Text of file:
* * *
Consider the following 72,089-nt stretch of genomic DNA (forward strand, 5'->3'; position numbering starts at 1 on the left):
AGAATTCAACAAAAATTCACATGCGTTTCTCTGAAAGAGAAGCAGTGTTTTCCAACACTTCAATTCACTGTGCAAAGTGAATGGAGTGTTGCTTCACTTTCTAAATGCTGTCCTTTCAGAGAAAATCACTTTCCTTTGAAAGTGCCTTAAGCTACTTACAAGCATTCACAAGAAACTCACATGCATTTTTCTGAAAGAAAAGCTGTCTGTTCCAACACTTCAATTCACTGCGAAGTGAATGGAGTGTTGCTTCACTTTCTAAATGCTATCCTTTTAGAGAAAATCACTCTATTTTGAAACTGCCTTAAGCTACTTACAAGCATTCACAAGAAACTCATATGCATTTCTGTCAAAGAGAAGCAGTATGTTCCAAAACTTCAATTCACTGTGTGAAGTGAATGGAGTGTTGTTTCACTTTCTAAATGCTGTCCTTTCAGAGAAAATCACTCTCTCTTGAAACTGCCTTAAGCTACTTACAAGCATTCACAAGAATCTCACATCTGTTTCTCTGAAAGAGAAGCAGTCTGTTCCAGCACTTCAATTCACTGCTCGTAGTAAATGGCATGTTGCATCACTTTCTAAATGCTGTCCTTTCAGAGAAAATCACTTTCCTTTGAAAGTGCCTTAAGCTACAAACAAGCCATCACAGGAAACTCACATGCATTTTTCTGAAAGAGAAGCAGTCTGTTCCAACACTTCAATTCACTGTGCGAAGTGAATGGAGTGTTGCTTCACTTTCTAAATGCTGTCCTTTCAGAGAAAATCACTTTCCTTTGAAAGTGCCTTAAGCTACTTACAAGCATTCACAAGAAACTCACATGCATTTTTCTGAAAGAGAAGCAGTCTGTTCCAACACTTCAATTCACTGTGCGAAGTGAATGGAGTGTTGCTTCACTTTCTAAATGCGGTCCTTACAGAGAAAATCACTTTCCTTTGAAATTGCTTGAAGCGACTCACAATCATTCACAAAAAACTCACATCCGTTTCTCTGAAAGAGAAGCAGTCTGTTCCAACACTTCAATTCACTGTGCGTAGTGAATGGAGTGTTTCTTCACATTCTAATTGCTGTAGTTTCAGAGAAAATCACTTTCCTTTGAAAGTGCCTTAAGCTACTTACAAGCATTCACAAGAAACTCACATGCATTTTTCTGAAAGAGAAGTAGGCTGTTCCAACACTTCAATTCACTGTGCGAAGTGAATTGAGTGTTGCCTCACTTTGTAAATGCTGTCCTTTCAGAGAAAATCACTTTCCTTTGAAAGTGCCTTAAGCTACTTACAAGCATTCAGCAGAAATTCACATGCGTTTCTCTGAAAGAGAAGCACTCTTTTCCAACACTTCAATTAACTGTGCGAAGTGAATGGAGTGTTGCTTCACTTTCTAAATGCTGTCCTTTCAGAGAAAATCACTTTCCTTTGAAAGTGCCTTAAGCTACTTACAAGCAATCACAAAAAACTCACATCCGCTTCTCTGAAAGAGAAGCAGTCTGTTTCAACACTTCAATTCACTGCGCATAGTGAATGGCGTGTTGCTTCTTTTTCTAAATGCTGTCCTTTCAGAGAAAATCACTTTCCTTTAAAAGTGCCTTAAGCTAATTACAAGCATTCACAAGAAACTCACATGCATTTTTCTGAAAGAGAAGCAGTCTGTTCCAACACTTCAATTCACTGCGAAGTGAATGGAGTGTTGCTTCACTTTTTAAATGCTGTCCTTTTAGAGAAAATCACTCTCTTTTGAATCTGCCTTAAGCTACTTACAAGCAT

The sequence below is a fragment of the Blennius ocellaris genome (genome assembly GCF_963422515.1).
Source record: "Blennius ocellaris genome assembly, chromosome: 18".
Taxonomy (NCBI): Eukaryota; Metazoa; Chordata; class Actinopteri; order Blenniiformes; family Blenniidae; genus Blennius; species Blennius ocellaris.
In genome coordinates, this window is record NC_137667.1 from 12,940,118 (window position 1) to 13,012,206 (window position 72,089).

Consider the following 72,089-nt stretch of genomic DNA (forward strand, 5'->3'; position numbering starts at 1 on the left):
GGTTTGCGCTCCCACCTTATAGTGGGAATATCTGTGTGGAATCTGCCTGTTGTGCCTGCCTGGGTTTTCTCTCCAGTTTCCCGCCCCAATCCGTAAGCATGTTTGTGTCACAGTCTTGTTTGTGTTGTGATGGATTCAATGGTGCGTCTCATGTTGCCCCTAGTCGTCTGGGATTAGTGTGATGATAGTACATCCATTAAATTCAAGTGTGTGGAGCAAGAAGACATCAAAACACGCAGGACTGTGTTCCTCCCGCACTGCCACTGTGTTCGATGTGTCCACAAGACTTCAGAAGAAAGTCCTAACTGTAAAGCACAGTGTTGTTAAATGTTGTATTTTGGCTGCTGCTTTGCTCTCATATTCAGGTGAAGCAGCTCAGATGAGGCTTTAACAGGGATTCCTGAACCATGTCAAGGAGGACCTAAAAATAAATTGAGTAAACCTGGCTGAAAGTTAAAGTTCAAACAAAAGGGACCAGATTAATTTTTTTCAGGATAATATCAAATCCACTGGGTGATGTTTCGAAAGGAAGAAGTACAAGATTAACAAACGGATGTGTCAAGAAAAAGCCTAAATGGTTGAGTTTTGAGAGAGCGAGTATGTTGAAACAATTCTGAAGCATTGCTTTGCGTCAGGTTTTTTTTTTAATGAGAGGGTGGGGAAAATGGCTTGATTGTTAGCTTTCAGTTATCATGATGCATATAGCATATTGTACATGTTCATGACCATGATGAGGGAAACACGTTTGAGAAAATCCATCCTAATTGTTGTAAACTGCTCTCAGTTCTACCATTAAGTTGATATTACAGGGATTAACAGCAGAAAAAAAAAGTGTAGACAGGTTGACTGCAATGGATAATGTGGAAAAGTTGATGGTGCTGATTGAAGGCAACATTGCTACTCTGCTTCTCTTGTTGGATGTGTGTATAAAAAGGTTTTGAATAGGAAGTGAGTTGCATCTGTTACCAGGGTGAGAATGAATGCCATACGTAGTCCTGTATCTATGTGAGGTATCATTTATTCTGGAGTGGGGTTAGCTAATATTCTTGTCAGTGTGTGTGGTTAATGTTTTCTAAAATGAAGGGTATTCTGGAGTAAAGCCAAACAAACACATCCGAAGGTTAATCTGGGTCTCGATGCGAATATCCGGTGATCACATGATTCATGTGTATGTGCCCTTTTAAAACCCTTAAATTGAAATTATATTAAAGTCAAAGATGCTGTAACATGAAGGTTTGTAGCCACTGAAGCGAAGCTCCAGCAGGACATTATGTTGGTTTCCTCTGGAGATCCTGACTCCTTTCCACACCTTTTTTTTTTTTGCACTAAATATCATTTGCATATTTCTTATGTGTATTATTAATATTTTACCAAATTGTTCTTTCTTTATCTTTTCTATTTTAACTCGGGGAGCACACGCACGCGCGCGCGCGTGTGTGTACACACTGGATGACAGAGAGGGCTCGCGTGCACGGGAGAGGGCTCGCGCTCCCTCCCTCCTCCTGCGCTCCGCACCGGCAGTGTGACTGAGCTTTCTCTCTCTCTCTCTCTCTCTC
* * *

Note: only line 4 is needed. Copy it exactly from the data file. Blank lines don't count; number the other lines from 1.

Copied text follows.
Source record: "Blennius ocellaris genome assembly, chromosome: 18".